13. You are sooo right. This judgment among mothers really chaps my butt (my new phrase). I have finally come to the conclusion after years of living with it and studying it that all moms are not created equal. Although we share a common experience we do not necessarily share a kinship – which is a shame. The mom judgment is a tale as old as time, that is, if someone is insecure in his or her choices, they feel compelled to hoist their opinion (stress, issues, baggage) on to others. What we feed our children has become the topic of choice most recently. My personal mom judgment favorite is the criticism of working moms…”They COULD stay at home if they simply cut back and made some changes”…Ugh! My response to this is always, why can a father be a father and be away from his kids all day? That response is usually met with silence. Keep up the good work..I’m off to make my mom’s famous mac & cheese, thanks for the dinner idea.

  14. personally I love the idea for this recipe and would love more recipes for make ahead and freeze dinners! I have 3 children ages 6,4 & 3, I work full time and go to school 3 nights a week… I can’t believe what people were saying in the comments, everyone has to do what they feel is best and who is anyone to judge. my 4yr old daughter is allergic to artificial food dye ,she gets hives, which makes buying anything for kids hard. it is unbelievable the things that have dyes in them! everything from waffles to cheese crackers! so I very much appreciate any make ahead recipes for kids! thanks for what you do!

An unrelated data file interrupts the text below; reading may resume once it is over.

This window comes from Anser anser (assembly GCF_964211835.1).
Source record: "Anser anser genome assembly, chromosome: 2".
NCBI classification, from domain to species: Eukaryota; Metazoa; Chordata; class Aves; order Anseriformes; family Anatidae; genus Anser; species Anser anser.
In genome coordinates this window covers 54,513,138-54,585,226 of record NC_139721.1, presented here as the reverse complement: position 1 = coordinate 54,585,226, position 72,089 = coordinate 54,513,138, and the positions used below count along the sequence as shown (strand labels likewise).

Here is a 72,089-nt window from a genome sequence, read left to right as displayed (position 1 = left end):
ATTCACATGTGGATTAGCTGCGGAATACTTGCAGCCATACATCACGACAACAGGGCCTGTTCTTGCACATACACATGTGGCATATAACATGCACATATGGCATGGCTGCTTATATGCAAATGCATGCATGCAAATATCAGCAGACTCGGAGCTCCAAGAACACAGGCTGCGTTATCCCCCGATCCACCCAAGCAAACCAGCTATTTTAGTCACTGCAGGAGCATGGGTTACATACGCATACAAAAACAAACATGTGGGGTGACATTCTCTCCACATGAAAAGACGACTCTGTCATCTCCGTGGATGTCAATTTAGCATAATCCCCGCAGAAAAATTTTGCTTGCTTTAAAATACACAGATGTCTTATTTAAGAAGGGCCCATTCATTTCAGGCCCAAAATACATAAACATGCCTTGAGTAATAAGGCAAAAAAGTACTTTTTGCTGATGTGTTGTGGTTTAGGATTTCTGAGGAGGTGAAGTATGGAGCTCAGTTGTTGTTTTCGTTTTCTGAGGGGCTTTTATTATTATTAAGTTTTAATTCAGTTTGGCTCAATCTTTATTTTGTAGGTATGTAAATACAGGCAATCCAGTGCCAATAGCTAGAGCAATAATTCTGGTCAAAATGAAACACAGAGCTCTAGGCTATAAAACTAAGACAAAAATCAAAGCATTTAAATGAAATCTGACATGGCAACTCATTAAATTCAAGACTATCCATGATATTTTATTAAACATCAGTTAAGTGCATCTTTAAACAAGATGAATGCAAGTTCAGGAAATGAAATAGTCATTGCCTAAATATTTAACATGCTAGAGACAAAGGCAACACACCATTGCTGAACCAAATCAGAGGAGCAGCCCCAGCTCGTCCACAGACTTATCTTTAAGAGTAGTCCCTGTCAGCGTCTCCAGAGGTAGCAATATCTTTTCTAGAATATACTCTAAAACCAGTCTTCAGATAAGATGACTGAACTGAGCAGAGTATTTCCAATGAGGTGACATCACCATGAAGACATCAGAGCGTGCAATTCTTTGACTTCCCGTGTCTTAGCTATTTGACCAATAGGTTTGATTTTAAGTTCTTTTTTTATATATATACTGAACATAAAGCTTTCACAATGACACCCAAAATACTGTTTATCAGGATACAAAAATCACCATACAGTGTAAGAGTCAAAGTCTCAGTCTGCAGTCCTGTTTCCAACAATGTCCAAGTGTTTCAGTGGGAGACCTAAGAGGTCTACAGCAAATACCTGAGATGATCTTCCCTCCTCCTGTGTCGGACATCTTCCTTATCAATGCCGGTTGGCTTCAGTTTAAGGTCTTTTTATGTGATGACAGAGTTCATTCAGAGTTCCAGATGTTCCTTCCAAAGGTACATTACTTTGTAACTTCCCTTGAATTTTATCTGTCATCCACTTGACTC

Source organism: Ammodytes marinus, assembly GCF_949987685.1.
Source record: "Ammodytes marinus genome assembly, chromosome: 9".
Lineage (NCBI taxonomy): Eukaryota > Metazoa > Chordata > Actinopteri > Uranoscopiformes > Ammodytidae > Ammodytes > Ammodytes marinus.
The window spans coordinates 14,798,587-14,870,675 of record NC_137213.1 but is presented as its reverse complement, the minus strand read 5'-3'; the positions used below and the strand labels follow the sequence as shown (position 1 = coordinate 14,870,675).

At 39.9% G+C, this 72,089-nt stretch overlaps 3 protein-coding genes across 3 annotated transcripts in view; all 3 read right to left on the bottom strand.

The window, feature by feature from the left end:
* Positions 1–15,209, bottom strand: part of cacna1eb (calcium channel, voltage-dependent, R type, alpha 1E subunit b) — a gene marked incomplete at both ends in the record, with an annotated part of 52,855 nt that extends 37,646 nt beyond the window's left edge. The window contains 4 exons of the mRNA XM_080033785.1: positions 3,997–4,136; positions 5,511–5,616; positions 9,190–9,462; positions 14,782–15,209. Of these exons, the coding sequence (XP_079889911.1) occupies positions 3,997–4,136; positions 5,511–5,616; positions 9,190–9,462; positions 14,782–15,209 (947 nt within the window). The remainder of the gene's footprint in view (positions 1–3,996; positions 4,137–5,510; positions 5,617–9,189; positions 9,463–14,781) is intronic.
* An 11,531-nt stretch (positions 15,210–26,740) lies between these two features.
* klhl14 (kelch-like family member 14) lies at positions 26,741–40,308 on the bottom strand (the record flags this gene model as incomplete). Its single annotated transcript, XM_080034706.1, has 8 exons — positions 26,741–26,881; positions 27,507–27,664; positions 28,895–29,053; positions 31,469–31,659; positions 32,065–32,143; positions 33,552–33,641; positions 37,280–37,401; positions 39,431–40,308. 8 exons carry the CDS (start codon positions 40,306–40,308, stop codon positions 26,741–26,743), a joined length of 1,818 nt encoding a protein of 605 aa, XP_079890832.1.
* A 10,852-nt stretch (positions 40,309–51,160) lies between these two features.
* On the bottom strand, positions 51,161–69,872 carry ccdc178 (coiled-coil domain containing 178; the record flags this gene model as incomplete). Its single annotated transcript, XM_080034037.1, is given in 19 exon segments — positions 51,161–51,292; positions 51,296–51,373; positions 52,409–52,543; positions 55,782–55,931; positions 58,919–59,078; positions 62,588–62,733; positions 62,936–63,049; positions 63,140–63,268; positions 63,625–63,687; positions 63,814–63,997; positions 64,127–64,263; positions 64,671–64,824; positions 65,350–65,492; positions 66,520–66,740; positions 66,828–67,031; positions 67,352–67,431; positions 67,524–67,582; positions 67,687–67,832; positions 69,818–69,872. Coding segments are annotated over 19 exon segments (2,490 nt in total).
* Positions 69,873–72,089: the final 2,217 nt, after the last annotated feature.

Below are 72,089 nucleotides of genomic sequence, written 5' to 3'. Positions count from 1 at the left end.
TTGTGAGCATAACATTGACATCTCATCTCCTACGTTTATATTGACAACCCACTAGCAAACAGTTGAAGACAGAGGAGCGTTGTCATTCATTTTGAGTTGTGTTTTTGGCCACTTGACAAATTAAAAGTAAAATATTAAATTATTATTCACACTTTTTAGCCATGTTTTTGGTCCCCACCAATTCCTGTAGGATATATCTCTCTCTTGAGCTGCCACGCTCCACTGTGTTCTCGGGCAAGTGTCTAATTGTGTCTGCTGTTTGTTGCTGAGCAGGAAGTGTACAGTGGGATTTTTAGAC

15. Thank you all for your thoughts. What a supportive group of moms we have here!

    Megan: Everything on this blog is make ahead. I only have one babe (how do you do it with THREE?) but I work so making a bunch of food ahead for the week and freezing it helps me give my son good, healthy meals every day!

  16. I couldn’t agree more! Unless you have walked a mile in another mother’s shoes, you have no right to judge. You never know what battle another mom is fighting!

  17. Exactly how is homemade mac and cheese not “fresh and hot”? I am assuming here that you are not serving it as frozen mac&cheese on a stick, as you do mention heating it.

    Frozen vegetables are flash-frozen and keep their nutrients. A pasta dish which is immediately frozen and quickly reheated also keeps it nutrients and is hot. What I find to be the beauty is that one can do the prep while the little one is sleeping and then quickly heat while baby is awake. The goal, as I saw it, was not time-saving as it was sensible time use.

    Why would one want to be preparing meals when one could be interacting with the baby? My “baby” is in her 20s now, but have things changed to the point that people would rather be slaving over organic raw foods than interacting with the little ones?

    That seems very strange to me–of course, my daughter makes dinner for me, now, and I guess I might be sentimental about the times when I could lift her up and tote her around. Still–what isn’t “fresh and hot” about the meal you suggest?